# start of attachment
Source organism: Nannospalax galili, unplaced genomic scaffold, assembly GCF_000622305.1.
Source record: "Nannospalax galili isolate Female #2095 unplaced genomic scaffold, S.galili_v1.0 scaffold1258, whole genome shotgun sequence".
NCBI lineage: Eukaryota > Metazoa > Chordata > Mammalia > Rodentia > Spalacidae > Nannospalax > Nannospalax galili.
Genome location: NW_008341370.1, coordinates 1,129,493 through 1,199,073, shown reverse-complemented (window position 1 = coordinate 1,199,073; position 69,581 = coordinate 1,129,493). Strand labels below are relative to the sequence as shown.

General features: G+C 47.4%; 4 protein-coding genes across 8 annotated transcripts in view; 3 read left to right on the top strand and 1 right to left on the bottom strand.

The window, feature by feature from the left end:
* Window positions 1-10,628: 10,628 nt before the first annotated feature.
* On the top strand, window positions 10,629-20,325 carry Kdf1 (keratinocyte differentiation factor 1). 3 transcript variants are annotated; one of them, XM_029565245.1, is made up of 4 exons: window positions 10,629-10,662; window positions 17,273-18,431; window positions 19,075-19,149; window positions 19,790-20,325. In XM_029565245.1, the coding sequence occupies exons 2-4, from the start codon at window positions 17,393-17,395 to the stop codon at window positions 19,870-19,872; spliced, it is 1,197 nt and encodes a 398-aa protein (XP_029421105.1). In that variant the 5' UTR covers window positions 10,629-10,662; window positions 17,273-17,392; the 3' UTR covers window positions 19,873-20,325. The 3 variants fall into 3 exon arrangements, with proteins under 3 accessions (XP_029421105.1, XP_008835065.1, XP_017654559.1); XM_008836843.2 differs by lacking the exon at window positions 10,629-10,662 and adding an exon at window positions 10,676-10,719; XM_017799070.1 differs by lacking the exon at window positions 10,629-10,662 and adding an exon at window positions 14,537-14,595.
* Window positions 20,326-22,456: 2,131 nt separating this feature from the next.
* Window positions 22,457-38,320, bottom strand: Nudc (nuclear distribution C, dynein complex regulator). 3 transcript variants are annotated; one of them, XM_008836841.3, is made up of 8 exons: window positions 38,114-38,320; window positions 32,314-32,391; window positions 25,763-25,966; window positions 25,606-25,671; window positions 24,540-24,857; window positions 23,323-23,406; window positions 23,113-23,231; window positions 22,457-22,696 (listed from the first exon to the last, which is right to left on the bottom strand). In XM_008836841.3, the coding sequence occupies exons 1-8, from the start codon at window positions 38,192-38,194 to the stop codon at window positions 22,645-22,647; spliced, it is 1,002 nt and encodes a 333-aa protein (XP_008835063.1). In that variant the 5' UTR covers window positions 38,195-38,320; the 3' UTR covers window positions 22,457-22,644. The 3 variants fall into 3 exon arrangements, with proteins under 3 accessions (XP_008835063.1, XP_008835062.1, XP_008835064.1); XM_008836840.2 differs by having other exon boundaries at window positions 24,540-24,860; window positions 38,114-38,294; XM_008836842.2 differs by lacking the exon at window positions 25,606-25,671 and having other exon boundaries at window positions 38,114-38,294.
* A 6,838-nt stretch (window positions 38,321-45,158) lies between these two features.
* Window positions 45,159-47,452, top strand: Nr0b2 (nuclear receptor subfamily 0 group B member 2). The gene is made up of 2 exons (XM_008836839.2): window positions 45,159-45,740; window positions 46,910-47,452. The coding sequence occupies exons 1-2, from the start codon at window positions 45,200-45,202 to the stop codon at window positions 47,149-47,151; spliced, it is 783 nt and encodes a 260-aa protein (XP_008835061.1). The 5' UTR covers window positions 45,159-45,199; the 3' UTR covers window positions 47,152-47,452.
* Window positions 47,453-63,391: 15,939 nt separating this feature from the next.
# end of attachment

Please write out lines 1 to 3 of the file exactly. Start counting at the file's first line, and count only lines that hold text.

Source organism: Nannospalax galili, unplaced genomic scaffold, assembly GCF_000622305.1.
Source record: "Nannospalax galili isolate Female #2095 unplaced genomic scaffold, S.galili_v1.0 scaffold1258, whole genome shotgun sequence".
NCBI lineage: Eukaryota > Metazoa > Chordata > Mammalia > Rodentia > Spalacidae > Nannospalax > Nannospalax galili.